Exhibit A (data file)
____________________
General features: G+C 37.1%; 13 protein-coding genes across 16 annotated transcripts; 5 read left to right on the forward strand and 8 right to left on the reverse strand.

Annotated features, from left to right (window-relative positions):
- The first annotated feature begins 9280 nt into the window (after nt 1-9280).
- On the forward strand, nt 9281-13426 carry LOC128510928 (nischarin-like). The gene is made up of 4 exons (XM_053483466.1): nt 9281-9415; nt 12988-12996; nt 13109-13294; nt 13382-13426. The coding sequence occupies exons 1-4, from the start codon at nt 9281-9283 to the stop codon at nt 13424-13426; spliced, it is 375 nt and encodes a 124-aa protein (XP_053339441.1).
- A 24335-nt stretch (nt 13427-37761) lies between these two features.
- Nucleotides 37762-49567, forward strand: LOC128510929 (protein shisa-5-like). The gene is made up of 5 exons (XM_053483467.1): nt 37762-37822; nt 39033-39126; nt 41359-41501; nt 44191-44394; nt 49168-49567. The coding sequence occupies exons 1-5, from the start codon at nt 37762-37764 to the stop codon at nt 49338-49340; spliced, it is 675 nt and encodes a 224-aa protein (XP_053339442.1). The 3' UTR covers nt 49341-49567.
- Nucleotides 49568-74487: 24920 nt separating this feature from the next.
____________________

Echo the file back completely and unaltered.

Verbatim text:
General features: G+C 37.1%; 13 protein-coding genes across 16 annotated transcripts; 5 read left to right on the forward strand and 8 right to left on the reverse strand.

Annotated features, from left to right (window-relative positions):
- The first annotated feature begins 9280 nt into the window (after nt 1-9280).
- On the forward strand, nt 9281-13426 carry LOC128510928 (nischarin-like). The gene is made up of 4 exons (XM_053483466.1): nt 9281-9415; nt 12988-12996; nt 13109-13294; nt 13382-13426. The coding sequence occupies exons 1-4, from the start codon at nt 9281-9283 to the stop codon at nt 13424-13426; spliced, it is 375 nt and encodes a 124-aa protein (XP_053339441.1).
- A 24335-nt stretch (nt 13427-37761) lies between these two features.
- Nucleotides 37762-49567, forward strand: LOC128510929 (protein shisa-5-like). The gene is made up of 5 exons (XM_053483467.1): nt 37762-37822; nt 39033-39126; nt 41359-41501; nt 44191-44394; nt 49168-49567. The coding sequence occupies exons 1-5, from the start codon at nt 37762-37764 to the stop codon at nt 49338-49340; spliced, it is 675 nt and encodes a 224-aa protein (XP_053339442.1). The 3' UTR covers nt 49341-49567.
- Nucleotides 49568-74487: 24920 nt separating this feature from the next.